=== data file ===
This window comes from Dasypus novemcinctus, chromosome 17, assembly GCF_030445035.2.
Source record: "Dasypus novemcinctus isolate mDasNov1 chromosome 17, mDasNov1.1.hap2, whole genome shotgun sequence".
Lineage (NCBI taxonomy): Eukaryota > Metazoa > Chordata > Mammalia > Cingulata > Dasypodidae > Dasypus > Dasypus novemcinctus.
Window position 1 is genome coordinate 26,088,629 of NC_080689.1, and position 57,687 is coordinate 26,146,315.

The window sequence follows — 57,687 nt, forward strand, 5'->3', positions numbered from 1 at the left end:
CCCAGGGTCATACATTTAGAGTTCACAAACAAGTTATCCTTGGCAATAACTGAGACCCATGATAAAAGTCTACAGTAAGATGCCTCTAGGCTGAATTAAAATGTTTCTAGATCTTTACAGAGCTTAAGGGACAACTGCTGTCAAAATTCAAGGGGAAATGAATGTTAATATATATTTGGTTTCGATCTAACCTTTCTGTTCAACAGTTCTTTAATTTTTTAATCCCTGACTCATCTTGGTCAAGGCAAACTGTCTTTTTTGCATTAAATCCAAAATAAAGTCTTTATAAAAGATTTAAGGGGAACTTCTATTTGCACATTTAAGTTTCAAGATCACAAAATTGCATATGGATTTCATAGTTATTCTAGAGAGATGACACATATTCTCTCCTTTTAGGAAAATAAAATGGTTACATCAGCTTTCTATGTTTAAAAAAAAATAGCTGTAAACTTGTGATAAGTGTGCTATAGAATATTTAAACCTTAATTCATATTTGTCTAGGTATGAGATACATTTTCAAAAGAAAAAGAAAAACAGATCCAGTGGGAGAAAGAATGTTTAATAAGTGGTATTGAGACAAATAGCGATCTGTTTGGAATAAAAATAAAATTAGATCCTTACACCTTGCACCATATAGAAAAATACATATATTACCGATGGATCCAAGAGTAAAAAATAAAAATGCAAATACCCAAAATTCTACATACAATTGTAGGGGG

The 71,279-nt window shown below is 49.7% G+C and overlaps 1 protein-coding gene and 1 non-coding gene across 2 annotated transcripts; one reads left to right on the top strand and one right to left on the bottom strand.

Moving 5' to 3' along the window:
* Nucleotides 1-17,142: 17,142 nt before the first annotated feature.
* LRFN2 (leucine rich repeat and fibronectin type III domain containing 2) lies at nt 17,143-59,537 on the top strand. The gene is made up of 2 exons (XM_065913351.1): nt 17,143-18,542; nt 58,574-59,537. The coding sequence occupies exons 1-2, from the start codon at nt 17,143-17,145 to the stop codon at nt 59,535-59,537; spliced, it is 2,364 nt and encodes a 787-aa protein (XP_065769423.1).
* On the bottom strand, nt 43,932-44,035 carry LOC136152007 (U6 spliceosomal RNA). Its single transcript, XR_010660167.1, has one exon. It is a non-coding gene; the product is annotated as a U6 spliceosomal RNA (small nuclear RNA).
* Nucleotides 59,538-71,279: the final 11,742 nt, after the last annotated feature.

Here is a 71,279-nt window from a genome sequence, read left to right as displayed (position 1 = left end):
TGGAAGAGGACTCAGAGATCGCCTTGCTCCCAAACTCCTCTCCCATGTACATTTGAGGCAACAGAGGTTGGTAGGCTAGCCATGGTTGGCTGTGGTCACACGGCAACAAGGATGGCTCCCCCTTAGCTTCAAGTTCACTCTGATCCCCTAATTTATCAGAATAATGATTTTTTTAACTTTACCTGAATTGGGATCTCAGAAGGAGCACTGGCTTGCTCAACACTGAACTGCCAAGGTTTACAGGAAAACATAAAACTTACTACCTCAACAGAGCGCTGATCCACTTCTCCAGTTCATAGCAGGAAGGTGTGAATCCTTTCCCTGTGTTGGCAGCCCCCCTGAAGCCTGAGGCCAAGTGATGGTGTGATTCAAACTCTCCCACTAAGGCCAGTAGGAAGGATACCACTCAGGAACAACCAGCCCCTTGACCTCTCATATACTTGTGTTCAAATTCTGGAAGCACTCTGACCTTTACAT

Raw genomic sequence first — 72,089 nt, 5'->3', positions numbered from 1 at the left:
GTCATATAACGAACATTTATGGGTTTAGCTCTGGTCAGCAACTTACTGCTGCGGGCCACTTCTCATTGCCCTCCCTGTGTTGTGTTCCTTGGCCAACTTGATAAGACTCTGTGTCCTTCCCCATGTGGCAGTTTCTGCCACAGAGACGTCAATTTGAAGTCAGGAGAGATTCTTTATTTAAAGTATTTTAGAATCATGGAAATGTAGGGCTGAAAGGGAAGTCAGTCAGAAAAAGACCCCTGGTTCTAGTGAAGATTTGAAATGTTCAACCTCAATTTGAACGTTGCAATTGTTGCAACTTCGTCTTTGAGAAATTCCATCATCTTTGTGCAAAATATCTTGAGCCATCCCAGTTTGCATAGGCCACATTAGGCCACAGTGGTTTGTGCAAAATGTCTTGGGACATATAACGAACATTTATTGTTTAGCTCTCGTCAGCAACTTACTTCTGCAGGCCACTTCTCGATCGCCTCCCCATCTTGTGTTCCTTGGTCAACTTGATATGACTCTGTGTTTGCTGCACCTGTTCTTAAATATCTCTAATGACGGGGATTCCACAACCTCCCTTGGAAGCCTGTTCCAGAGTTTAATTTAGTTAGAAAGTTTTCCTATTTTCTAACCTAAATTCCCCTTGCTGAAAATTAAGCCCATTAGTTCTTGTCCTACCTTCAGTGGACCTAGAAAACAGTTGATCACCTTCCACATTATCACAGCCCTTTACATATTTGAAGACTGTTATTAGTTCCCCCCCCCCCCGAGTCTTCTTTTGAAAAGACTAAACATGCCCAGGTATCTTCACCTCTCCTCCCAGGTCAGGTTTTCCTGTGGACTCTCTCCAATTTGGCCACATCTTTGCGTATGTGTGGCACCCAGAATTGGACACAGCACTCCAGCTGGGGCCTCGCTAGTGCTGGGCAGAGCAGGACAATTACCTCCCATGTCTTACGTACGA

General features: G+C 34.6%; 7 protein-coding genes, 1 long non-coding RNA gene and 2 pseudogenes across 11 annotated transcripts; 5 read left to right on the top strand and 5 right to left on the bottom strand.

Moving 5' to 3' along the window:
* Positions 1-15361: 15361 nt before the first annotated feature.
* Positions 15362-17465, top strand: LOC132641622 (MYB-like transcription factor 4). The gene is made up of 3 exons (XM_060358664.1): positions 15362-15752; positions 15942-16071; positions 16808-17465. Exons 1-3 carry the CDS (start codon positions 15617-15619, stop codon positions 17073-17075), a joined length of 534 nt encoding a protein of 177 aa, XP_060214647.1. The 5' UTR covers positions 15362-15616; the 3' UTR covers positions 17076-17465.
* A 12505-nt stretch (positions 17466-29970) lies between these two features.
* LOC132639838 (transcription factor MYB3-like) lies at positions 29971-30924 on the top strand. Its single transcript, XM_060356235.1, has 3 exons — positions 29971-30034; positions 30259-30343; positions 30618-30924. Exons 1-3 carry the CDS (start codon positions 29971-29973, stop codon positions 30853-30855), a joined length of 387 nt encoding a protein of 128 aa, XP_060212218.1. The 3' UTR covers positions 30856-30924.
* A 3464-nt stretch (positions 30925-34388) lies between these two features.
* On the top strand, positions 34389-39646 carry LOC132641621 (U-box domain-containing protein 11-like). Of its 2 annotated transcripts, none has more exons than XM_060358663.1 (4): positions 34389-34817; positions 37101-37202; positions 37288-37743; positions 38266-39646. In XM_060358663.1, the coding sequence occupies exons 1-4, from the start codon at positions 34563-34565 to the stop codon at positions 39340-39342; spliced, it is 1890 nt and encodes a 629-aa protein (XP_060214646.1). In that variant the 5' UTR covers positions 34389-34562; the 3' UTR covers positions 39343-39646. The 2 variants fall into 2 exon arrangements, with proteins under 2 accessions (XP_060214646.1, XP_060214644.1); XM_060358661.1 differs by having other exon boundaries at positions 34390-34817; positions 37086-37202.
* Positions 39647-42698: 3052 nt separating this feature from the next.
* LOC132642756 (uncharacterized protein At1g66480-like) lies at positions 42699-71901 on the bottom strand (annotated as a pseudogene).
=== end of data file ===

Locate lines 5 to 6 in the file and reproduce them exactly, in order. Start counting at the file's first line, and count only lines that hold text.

The window sequence follows — 57,687 nt, forward strand, 5'->3', positions numbered from 1 at the left end:
CCCAGGGTCATACATTTAGAGTTCACAAACAAGTTATCCTTGGCAATAACTGAGACCCATGATAAAAGTCTACAGTAAGATGCCTCTAGGCTGAATTAAAATGTTTCTAGATCTTTACAGAGCTTAAGGGACAACTGCTGTCAAAATTCAAGGGGAAATGAATGTTAATATATATTTGGTTTCGATCTAACCTTTCTGTTCAACAGTTCTTTAATTTTTTAATCCCTGACTCATCTTGGTCAAGGCAAACTGTCTTTTTTGCATTAAATCCAAAATAAAGTCTTTATAAAAGATTTAAGGGGAACTTCTATTTGCACATTTAAGTTTCAAGATCACAAAATTGCATATGGATTTCATAGTTATTCTAGAGAGATGACACATATTCTCTCCTTTTAGGAAAATAAAATGGTTACATCAGCTTTCTATGTTTAAAAAAAAATAGCTGTAAACTTGTGATAAGTGTGCTATAGAATATTTAAACCTTAATTCATATTTGTCTAGGTATGAGATACATTTTCAAAAGAAAAAGAAAAACAGATCCAGTGGGAGAAAGAATGTTTAATAAGTGGTATTGAGACAAATAGCGATCTGTTTGGAATAAAAATAAAATTAGATCCTTACACCTTGCACCATATAGAAAAATACATATATTACCGATGGATCCAAGAGTAAAAAATAAAAATGCAAATACCCAAAATTCTACATACAATTGTAGGGGG